It wasn’t quite the firing on Fort Sumter that launched the Civil War. But on April 1, your Georgia Senate did threaten by a vote of 43-1 to secede from and even disband the United States.
It was not an April Fool’s joke.
In fact, Senate Resolution 632 did a lot more than merely threaten to end this country. It stated that under the Constitution, the only crimes the federal government could prosecute were treason, piracy and slavery.
“Therefore, all acts of Congress which assume to create, define or punish [other] crimes … are altogether void, and of no force,” the Georgia Senate declared.
In other words, in the infinite, almost unanimous wisdom of the Georgia Senate, Michael Vick is being imprisoned illegally, Bernie Madoff should serve no time for stealing $60 billion and the Unabomber must go free. In fact, the federal penitentiary in Atlanta should be emptied of its inmates.
But wait, there’s more.
The resolution goes on to endorse the theory that states have the right to abridge constitutional freedoms of religion, press and speech. According to the resolution, it is up to the states to decide “how far the licentiousness of speech and of the press may be abridged.”
The resolution even endorses “nullification,” the legal concept that states have the power to “nullify” or ignore federal laws that they believe exceed the powers granted under the Constitution. That concept has a particularly nasty legacy. It helped precipitate the Civil War, and in the 1950s and early ’60s it was cited by Southern states claiming the right to ignore Supreme Court rulings ordering the end of segregation.
Finally, the resolution states that if Congress, the president or federal courts take any action that exceeds their constitutional powers, the Constitution is rendered null and void and the United States of America is officially disbanded. As an example, the resolution specifically states that if the federal government enacts “prohibitions of type or quantity of arms or ammunition,” the country is disbanded.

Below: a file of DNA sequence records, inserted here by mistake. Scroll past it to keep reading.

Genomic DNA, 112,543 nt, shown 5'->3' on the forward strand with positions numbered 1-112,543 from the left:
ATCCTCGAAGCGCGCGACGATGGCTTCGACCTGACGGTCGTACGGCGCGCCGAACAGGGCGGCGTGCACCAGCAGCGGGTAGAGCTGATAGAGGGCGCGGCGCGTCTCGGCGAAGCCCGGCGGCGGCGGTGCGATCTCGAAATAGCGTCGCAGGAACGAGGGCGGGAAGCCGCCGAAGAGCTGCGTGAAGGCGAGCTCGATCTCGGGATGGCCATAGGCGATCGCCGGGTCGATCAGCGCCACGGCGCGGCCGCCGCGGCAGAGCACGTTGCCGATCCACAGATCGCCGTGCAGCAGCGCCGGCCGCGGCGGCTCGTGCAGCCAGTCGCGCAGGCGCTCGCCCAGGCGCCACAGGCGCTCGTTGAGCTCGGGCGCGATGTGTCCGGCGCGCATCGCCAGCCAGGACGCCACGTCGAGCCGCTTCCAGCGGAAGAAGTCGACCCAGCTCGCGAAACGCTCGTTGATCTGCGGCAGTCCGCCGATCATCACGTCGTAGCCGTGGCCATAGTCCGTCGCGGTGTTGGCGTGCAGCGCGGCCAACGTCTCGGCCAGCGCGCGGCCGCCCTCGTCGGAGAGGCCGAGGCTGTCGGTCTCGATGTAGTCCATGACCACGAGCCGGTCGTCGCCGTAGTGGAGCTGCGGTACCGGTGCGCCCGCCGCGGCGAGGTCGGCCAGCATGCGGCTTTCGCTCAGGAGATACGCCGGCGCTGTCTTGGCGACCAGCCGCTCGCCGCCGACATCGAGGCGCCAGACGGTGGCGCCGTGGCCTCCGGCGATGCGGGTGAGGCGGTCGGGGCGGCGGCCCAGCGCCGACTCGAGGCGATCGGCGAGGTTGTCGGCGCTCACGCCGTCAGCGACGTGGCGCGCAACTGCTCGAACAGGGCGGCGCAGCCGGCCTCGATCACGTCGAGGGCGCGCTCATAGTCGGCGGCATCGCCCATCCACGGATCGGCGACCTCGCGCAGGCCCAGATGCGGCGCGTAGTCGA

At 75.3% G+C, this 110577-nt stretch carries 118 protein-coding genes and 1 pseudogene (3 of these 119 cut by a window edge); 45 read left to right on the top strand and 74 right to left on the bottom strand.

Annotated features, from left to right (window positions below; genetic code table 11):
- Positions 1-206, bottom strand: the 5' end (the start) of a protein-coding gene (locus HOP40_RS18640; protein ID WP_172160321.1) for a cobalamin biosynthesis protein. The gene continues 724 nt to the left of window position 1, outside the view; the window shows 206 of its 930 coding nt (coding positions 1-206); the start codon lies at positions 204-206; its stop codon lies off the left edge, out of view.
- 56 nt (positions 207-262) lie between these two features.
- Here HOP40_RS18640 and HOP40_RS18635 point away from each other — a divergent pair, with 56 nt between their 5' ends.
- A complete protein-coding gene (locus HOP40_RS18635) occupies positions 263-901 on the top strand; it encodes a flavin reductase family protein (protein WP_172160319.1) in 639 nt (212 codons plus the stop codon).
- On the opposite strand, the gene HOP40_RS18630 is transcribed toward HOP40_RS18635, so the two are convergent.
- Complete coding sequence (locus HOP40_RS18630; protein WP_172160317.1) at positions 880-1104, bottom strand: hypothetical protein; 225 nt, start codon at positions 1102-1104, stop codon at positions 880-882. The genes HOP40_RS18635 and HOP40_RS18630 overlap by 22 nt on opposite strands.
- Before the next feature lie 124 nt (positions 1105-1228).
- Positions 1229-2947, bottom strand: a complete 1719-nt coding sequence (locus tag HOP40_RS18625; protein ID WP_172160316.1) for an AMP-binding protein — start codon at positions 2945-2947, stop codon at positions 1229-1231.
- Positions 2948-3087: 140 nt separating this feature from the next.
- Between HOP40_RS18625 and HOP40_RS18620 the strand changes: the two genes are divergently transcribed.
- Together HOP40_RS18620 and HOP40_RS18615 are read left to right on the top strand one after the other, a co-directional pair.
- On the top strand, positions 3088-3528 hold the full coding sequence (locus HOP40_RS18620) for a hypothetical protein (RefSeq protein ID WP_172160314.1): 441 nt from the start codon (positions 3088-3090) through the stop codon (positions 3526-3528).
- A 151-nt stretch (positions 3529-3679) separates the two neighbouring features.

In other words, if Congress votes to restore the ban on sale of assault rifles, the United States is deemed to no longer exist.
This, your Georgia state Senate voted 43-1 to endorse.
Now, to be fair, the resolution passed because it was snuck unnoticed onto the Senate resolution calendar on the 39th day of the 40-day legislative session, when senators were trying to handle dozens of bills and scores of amendments. Most did not have an opportunity to read the six-page resolution, which in its description claimed to merely affirm “states’ rights based on Jeffersonian principles.”
However, those who introduced and sponsored the measure have no such excuse. Presumably they read and understood what they asked their fellow senators to endorse. And those sponsors include some of the most prominent members of the Senate —- Senate Majority Leader Chip Rogers of Woodstock, Senate President Pro Tem Tommie Williams, Transportation Committee Chairman Jeff Mullis of Chickamauga, and Chief Deputy Whip John Wiles of Cobb County, among others.
The resolution they sponsored is part of a radical right-wing national movement —- a similar resolution was introduced in the Georgia House but not voted on. It has been introduced in legislatures all over the nation, and has passed in both chambers in Oklahoma and one in South Dakota.
And while the Georgia resolution is legally meaningless and was passed without debate or even knowledge of most senators, it has had an impact. It has been hailed by, among others, those fighting the conspiracy to create a single North American country, by the Confederate States Militia, by the John Birch Society, and the League of the South, which still pines for the cause of an “independent South” and believes that “Southern society is radically different from the society impressed upon it by an alien occupier.”
You have to question the judgment of those who would have any truck whatsoever with such nonsense, and who would jeopardize the reputation of the Georgia Senate to lend aid and comfort to such radical causes and fringe groups.